Although not the birdiest walk, people seemed very excited. Many commented on how they weren’t aware of how much could be found along the Charles (or any small bit of habitat in general). Between seeing this and corresponding with others about various places in Waltham, I’ve realized that there’s a need to document as many places publicly as possible. I’m going to start adding to the 3 site pages I already have up (both more sites and more details about the individual sites) and need to start looking at the eBird import tool to get all my old data up there.

And we saw:

  • Canada Goose – 30
  • American Black Duck – 2
  • Mallard – 100
  • Ring-necked Duck – 12
  • Hooded Merganser – 11
  • Ring-billed Gull – 40
  • Rock Pigeon – 2
  • Downy Woodpecker – 1
  • American Crow – 4
  • American Robin – 4
  • Northern Mockingbird – 2
  • European Starling – 25
  • Dark-eyed Junco – 2
  • Common Grackle – 1
  • House Sparrow – 20

Winter List 2007

Stealing an idea from the Canadians, here’s a December-February list for Waltham. Dates and locations are the first sighting. Birds in bold are my first Dec-Feb sighting in Waltham.

The List:

  1. Canada Goose (12/1, Met State)
  2. Mute Swan (12/2, Hardy Pond)
  3. Wood Duck (1/19, Charles)
  4. American Black Duck (12/2, Cambridge Res)
  5. Mallard (12/2, Cambridge Res)
  6. Green-winged Teal (12/2, Hardy Pond)
  7. Ring-necked Duck (12/2, Charles)
  8. Common Goldeneye (12/2, Cambridge Res)
  9. Hooded Merganser (12/1, Lot 1)
  10. Common Merganser (12/2, Cambridge Res)
  11. Ruddy Duck (12/2, Cambridge Res)
  12. Great Blue Heron (12/2, Cambridge Res)
  13. Turkey Vulture (2/25, Beaver St)
  14. Sharp-shinned Hawk (12/23, Lot 1)
  15. Cooper’s Hawk (12/2, Cambridge Res)
  16. Red-tailed Hawk (12/1, Lot 1)
  17. American Kestrel (12/23, UMass Field Station)
  18. American Woodcock (12/1, Lot 1)
  19. Ring-billed Gull (12/1, yard)
  20. Herring Gull (12/1, Star Market)
  21. Great Black-backed Gull (12/2, Cambridge Res)
  22. Rock Pigeon (12/2, Hardy Pond)
  23. Mourning Dove (12/1, Lot 1)
  24. Great Horned Owl (12/1, Met State)
  25. Belted Kingfisher (12/2, Hardy Pond)
  26. Red-bellied Woodpecker (1/5, Met State)
  27. Downy Woodpecker (12/1, yard)
  28. Hairy Woodpecker (12/1, Lot 1)
  29. Northern Flicker (12/2, Charles)
  30. Blue Jay (12/1, Lot 1)
  31. American Crow (12/1, Trapelo)
  32. Fish Crow (12/22, Charles)
  33. Black-capped Chickadee (12/1, yard)
  34. Tufted Titmouse (12/1, yard)
  35. White-breasted Nuthatch (12/1, yard)
  36. Carolina Wren (12/2, yard)
  37. Winter Wren (1/5, Met State)
  38. Golden-crowned Kinglet (12/6, Paine)
  39. Ruby-crowned Kinglet (12/2, Charles)
  40. Eastern Bluebird (1/5, Met State)
  41. Hermit Thrush (2/3, Lot 1)
  42. American Robin (12/1, Lot 1)
  43. Northern Mockingbird (12/1, Lot 1)
  44. European Starling (12/2, Cambridge Res)
  45. Cedar Waxwing (12/1, Lot 1)
  46. American Tree Sparrow (12/1, Lot 1)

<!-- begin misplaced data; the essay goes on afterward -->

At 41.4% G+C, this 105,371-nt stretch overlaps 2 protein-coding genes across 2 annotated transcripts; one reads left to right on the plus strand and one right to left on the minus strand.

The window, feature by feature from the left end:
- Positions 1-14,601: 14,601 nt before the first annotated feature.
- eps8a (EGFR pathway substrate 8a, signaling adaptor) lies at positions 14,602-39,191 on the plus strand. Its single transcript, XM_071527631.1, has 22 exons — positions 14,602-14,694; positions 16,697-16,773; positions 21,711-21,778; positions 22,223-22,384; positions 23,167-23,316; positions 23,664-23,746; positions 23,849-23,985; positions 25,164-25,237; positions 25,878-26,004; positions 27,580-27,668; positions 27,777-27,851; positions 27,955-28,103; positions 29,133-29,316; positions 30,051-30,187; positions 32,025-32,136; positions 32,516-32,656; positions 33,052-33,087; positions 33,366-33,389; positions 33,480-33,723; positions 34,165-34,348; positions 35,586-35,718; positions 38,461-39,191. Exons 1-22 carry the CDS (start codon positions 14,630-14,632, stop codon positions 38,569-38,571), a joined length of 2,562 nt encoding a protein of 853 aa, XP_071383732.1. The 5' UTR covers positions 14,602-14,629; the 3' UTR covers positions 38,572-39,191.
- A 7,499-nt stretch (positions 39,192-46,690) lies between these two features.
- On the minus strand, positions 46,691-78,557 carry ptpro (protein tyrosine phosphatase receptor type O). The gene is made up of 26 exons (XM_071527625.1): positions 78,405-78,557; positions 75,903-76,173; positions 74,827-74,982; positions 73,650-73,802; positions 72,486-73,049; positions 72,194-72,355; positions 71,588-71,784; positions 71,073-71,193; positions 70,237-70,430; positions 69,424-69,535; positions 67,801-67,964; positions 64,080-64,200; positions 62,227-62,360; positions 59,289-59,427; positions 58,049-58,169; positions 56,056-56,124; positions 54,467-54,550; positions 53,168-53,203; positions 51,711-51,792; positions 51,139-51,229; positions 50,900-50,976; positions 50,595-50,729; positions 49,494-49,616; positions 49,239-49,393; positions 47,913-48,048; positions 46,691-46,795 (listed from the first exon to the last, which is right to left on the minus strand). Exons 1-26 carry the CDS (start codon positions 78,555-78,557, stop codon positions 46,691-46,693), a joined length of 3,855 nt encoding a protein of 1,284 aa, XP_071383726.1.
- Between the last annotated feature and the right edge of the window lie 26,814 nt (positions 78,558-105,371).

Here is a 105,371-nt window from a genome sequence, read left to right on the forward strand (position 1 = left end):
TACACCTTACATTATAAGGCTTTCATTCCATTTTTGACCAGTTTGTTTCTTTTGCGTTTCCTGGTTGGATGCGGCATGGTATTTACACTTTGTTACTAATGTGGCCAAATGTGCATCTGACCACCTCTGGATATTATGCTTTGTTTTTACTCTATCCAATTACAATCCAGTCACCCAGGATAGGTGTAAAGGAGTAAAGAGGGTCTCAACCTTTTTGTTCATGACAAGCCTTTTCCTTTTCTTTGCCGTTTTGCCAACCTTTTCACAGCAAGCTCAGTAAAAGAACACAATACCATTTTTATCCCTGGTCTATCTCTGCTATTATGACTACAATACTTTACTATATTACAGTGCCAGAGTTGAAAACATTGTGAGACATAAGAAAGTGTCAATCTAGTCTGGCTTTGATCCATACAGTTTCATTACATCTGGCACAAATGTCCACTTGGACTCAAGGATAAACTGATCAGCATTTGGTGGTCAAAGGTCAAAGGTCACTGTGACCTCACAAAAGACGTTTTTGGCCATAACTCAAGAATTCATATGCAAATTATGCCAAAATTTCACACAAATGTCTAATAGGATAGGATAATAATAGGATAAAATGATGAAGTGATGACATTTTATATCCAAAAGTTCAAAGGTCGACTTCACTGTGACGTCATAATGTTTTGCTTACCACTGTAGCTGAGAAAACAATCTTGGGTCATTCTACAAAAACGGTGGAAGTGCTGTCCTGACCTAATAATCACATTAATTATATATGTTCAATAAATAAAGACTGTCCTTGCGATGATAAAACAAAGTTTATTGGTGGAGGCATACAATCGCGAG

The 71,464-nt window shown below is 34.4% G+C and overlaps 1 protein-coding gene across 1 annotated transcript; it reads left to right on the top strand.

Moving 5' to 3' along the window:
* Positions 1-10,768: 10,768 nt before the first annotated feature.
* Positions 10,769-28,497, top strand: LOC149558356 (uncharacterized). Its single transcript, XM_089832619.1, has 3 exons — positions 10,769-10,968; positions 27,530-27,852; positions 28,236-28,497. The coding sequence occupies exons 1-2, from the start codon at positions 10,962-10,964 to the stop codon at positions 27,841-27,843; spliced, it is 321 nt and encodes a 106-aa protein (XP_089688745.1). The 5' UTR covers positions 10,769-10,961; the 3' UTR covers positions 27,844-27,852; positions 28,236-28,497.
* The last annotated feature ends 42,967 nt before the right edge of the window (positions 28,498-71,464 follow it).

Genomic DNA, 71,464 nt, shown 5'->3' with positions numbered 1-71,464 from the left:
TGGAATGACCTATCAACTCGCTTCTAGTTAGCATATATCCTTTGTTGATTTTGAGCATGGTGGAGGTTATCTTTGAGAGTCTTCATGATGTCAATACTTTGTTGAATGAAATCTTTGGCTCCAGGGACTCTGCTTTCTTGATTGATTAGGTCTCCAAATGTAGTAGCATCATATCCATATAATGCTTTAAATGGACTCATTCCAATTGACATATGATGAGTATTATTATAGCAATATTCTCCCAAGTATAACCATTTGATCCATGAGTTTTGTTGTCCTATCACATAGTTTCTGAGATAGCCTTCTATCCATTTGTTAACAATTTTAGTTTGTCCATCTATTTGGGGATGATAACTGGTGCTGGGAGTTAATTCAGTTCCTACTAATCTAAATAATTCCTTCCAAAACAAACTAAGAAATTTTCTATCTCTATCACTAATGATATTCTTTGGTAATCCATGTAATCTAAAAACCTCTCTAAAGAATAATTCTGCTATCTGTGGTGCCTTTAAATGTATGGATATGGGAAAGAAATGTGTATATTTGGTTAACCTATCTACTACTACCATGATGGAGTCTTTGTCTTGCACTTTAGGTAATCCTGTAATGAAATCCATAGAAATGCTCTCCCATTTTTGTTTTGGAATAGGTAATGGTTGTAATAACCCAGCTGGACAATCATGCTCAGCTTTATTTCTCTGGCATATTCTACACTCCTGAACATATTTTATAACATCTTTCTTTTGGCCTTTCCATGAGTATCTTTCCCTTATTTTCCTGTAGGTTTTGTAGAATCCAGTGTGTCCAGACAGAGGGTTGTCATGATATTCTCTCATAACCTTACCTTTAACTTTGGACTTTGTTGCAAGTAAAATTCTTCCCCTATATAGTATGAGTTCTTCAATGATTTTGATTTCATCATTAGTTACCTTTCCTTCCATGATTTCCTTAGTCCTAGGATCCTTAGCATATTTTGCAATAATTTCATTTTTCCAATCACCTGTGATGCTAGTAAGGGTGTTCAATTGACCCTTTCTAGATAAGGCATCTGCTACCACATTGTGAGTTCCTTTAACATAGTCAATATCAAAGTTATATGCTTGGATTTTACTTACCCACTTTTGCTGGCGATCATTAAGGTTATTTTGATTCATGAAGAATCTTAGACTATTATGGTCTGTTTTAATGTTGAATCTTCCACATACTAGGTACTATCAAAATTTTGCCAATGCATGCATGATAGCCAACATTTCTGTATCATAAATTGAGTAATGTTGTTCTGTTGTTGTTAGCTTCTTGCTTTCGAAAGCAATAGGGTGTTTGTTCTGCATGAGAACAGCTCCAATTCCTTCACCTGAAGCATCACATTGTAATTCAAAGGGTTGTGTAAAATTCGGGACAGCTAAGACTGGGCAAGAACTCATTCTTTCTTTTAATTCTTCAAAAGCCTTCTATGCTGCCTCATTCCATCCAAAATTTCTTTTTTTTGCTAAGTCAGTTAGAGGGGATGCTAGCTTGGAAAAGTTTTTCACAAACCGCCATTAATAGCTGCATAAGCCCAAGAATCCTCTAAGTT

47. Savannah Sparrow (12/7, UMass Field Station)
  48. Song Sparrow (12/1, Lot 1)
  49. White-throated Sparrow (12/1, Lot 1)
  50. Dark-eyed Junco (12/1, yard)
  51. Snow Bunting (12/23, UMass Field Station)
  52. Northern Cardinal (12/1, Lot 1)
  53. Red-winged Blackbird (2/15, Charles)
  54. Common Grackle (2/24, Charles)
  55. House Finch (12/1, yard)
  56. American Goldfinch (12/1, yard)
  57. House Sparrow (12/1, yard)

Based on Massbird (and other lists) postings and eBird reports, there were at least 215 species in state this season.

So 57 again, same as last year. Not too bad. Did miss ravens repeatedly and probably some other stuff.

Cumulative total: 78

Last Year

Quiz 5

Not quite “of the Week” but whatever right now.

This one’s easy and you can probably figure it out from other pages on the site.


Taken Feb. 24 along the Charles.

Week 4 Answer

Quiz 4

We have a perching bird that appears to be brown above, whitish below with some spots. The head is blocked by a branch, as is most of the tail. There’s still plenty to see.

Among the brown birds, we have sparrows, wrens, thrushes, Brown Creeper, a flycatcher or two, Horned Lark, some swallows, Brown Thrasher, and Ovenbird. Clearly it’s not a lark, creeper, swallow or flycatcher. No wren has spotting like this bird, so we’re down to sparrows, thrushes, and Brown Thrasher.

The bird looks a bit big and long for most sparrows. Fox Sparrow is a possibility, but that should be redder and is more streaked than spotted. Song Sparrows would show a more patterned face.

Brown Thrasher is bigger and redder. The tail is huge, which would be noticeable, even mostly hidden here. So we’re down to thrushes. Wood Thrush would be more heavily spotted. Although the Catharus species are very difficult, we have a shortcut here. This is a winter photo, and Hermit Thrush is the only thrush that wouldn’t be extraordinary in midwinter.

Here’s another view, which shows the face much better.

Week 4 alternate view

I actually did have a guess this week. It wasn’t Hermit Thrush, but it’s a start. One of these weeks (although I’m skipping another week now as I was away over the weekend and didn’t get anything together).